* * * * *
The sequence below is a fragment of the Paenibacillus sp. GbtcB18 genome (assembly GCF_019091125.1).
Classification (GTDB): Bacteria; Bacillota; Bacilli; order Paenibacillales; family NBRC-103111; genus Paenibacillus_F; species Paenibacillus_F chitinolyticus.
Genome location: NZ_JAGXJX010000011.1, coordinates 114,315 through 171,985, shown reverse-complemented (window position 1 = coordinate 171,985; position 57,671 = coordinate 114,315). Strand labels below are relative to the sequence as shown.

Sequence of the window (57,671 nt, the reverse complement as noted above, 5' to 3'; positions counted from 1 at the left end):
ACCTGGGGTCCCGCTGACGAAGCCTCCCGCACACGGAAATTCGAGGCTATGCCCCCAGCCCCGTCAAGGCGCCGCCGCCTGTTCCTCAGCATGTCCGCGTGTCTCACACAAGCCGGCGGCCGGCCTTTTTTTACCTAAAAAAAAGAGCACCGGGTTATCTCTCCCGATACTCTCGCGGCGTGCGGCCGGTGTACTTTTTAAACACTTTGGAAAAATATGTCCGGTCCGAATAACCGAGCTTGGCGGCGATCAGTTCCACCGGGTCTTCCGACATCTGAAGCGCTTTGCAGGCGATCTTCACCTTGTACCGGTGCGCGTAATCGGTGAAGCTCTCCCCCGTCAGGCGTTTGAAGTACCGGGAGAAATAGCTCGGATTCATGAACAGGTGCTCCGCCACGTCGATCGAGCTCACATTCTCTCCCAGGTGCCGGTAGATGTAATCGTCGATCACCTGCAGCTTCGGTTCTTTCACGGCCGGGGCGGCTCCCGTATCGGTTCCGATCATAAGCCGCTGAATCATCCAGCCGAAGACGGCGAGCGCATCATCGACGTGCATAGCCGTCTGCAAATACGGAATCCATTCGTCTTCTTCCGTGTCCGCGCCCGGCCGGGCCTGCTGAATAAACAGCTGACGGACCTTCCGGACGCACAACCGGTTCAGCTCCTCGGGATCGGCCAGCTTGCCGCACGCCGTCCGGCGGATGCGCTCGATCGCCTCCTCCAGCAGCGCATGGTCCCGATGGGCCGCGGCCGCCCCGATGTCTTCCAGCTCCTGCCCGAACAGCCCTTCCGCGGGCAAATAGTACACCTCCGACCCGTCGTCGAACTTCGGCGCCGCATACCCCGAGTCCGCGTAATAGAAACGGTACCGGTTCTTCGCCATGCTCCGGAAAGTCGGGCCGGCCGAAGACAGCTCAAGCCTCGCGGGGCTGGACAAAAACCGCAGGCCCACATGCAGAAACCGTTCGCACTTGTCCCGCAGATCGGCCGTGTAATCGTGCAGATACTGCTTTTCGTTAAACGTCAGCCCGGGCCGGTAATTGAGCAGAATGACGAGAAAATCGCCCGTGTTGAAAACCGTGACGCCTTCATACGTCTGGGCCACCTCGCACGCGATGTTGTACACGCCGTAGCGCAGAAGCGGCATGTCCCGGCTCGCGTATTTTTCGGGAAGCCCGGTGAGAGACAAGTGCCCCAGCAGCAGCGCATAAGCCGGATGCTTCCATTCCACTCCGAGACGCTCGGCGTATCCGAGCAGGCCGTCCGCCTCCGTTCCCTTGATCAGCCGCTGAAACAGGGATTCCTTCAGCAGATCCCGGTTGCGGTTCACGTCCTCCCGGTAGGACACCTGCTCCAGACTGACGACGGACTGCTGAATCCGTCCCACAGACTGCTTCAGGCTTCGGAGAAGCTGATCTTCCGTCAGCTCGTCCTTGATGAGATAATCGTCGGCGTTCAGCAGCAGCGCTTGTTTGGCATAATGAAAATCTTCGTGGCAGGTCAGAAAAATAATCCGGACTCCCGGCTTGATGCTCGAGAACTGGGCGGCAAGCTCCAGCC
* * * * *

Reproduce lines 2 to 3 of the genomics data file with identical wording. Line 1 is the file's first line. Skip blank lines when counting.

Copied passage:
Classification (GTDB): Bacteria; Bacillota; Bacilli; order Paenibacillales; family NBRC-103111; genus Paenibacillus_F; species Paenibacillus_F chitinolyticus.
Genome location: NZ_JAGXJX010000011.1, coordinates 114,315 through 171,985, shown reverse-complemented (window position 1 = coordinate 171,985; position 57,671 = coordinate 114,315). Strand labels below are relative to the sequence as shown.